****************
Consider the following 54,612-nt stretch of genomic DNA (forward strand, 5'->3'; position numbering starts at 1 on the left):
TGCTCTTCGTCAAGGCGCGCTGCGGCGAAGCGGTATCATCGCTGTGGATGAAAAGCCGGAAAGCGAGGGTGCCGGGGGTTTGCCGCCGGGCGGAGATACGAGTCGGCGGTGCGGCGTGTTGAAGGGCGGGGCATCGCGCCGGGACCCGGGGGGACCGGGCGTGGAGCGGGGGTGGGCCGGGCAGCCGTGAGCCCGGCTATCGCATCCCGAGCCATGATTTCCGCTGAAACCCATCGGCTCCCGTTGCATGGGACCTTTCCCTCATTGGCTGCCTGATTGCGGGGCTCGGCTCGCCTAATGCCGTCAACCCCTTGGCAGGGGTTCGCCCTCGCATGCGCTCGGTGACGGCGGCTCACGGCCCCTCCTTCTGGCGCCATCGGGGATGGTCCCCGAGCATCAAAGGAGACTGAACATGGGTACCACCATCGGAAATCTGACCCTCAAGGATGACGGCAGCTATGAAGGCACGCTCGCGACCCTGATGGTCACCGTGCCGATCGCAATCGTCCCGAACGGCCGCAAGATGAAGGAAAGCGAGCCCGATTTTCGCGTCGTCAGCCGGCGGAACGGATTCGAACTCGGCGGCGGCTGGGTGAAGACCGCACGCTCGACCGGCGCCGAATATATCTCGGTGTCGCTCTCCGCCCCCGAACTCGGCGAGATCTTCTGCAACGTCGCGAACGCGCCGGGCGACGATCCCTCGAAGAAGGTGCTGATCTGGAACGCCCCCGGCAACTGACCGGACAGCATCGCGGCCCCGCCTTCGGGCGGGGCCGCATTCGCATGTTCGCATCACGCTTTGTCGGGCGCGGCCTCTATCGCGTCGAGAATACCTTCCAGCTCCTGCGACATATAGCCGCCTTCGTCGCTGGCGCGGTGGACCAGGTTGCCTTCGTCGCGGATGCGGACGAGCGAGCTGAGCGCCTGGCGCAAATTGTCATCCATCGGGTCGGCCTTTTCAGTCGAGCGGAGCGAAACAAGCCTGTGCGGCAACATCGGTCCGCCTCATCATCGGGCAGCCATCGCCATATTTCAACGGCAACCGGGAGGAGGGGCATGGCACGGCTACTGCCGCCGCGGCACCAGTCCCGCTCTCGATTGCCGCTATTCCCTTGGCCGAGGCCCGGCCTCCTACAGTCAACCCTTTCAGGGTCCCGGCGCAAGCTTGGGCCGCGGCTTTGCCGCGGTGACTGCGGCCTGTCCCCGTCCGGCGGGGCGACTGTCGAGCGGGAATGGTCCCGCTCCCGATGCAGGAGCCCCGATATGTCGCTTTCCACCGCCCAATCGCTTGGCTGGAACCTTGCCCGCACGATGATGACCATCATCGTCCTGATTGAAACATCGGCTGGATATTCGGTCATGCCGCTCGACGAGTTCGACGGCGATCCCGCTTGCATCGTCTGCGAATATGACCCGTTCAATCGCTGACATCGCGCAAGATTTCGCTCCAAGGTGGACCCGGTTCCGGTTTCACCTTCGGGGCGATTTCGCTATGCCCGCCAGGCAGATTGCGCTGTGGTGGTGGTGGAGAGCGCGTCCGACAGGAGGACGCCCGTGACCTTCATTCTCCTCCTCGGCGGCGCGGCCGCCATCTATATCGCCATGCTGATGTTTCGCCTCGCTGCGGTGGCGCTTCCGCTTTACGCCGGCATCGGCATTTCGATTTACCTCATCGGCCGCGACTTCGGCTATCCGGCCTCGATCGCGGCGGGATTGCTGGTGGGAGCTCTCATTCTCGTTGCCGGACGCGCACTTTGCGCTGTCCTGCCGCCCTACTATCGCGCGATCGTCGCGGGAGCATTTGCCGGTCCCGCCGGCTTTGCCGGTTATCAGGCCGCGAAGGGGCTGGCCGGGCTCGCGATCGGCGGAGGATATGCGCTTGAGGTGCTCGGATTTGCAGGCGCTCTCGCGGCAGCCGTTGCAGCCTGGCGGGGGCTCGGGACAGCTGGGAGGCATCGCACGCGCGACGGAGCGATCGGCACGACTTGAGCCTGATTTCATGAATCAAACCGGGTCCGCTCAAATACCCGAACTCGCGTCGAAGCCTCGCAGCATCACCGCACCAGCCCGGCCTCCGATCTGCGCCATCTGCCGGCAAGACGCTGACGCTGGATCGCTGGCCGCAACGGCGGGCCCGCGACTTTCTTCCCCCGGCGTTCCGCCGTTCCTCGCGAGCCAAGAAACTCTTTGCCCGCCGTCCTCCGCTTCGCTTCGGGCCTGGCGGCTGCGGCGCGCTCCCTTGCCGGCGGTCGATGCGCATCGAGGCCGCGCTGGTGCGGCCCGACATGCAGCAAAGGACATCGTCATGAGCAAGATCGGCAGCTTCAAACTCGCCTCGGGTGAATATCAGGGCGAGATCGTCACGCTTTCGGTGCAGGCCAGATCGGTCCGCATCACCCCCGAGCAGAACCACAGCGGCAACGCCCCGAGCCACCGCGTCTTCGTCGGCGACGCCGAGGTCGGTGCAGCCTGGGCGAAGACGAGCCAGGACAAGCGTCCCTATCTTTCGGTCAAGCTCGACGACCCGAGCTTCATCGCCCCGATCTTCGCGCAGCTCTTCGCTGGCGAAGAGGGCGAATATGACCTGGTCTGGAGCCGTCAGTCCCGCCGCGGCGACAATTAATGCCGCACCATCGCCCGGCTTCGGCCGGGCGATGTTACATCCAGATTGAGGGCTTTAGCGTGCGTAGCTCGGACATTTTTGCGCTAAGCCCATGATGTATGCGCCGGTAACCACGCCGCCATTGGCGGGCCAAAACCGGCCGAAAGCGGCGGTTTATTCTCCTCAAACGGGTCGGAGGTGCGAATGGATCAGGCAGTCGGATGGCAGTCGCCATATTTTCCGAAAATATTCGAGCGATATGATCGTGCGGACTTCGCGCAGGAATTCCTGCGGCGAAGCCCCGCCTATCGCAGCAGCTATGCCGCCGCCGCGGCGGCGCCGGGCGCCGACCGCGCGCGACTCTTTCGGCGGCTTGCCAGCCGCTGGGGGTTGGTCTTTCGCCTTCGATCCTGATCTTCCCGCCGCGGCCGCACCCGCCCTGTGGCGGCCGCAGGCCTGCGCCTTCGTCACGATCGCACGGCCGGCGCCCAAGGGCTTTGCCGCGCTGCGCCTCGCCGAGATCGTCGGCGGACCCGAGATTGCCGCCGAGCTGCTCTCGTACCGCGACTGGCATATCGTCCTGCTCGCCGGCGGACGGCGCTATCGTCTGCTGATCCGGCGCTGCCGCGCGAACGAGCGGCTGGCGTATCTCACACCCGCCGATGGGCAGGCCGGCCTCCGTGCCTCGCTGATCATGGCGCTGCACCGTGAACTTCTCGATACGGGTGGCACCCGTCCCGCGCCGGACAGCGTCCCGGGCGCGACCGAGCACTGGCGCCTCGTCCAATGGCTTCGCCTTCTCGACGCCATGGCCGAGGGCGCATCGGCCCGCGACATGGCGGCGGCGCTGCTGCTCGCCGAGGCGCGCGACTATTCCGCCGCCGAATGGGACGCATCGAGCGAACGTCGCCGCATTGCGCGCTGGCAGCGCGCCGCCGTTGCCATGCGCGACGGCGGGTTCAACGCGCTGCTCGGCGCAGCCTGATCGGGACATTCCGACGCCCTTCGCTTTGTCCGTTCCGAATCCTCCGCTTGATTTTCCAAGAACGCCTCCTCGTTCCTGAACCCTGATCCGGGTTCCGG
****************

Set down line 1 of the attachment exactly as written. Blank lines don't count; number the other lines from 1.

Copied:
Consider the following 54,612-nt stretch of genomic DNA (forward strand, 5'->3'; position numbering starts at 1 on the left):